The above protocol describes the fundamental operations initiated by the cores during READS (loads) and WRITES (stores). First a READ flow will be discussed and then a WRITE flow.

In a READ flow, when core R executes a load to address X and address X is not contained in the core cache, a READ message is sent to home shared cache bank H for address X. The home shared cache bank H can take three possible actions, depending on the state of block X as recorded by H.

Initially, if the state of X is not present, then in this case H does not have a copy of X in the shared cache. Thus, H sends a request to the memory buffer to fetch block X from memory. When H receives block X from memory, it will deliver the block to R, and H will record that R is the custodian, since R is the only core with a copy of block X.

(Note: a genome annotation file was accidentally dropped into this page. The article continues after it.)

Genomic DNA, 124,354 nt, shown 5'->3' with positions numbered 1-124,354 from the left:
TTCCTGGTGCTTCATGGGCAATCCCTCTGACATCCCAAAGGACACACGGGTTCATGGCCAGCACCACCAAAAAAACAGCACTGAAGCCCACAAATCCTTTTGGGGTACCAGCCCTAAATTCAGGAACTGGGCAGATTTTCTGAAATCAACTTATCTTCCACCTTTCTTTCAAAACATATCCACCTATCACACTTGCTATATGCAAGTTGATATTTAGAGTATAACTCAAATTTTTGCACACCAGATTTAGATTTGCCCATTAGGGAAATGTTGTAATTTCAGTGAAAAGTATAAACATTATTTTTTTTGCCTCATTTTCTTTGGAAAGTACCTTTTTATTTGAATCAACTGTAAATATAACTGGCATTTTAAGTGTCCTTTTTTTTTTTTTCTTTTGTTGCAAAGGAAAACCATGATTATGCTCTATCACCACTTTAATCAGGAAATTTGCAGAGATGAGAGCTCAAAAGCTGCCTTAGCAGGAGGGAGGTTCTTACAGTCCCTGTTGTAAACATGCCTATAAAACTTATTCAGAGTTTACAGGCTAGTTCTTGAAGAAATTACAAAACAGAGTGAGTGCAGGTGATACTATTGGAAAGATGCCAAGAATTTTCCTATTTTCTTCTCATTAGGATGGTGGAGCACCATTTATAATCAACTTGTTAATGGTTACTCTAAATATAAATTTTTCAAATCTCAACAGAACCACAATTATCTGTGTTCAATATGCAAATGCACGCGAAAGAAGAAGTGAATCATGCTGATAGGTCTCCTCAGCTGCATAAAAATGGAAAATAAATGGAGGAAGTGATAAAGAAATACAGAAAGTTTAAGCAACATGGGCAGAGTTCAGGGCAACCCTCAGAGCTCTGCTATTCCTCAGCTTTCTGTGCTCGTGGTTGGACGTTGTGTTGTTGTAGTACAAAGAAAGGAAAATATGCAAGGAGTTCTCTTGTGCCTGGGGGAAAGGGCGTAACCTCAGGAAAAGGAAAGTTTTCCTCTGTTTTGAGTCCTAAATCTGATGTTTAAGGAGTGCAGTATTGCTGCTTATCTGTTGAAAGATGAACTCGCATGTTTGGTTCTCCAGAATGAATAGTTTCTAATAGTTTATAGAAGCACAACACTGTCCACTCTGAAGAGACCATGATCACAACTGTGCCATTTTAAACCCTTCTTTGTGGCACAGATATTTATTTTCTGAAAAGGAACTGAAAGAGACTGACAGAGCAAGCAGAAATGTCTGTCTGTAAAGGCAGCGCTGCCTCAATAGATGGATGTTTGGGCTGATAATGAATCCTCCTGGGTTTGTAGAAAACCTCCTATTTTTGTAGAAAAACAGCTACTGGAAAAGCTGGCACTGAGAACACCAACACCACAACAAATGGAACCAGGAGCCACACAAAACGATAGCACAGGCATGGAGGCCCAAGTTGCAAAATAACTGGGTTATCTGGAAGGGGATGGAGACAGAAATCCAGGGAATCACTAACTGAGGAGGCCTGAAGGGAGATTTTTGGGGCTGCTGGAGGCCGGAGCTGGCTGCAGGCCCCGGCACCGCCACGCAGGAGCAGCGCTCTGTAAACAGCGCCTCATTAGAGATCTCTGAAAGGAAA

Second, if the state of X is present, not owned, custodian=R, then in this instance, assume that H receives another READ request, but this time from R1. H does contain the requested block and no private cache has an exclusive copy of the block. H reads the block from the cache and delivers it to R1. H also marks the block as having no custodian since multiple cores (R and R1) now have copies of block X.

Finally, if the state of X is present and owned by core O, then in this case, H does contain the requested block, but core O contains an exclusive copy of the block. Thus H sends an EVICT message to core O. H then stalls the request to X and waits for a response from O. Once O receives the EVICT message, it sends the updated data for block X to H. Upon H receiving block X, it delivers block X to R.

In a WRITE flow, when core W executes a store to address X and address X is not present in the coalescing write buffer, a WRITE message is sent to home shared cache bank H for address X on the ring. The home shared cache bank H can take four possible actions, depending on the state of block X.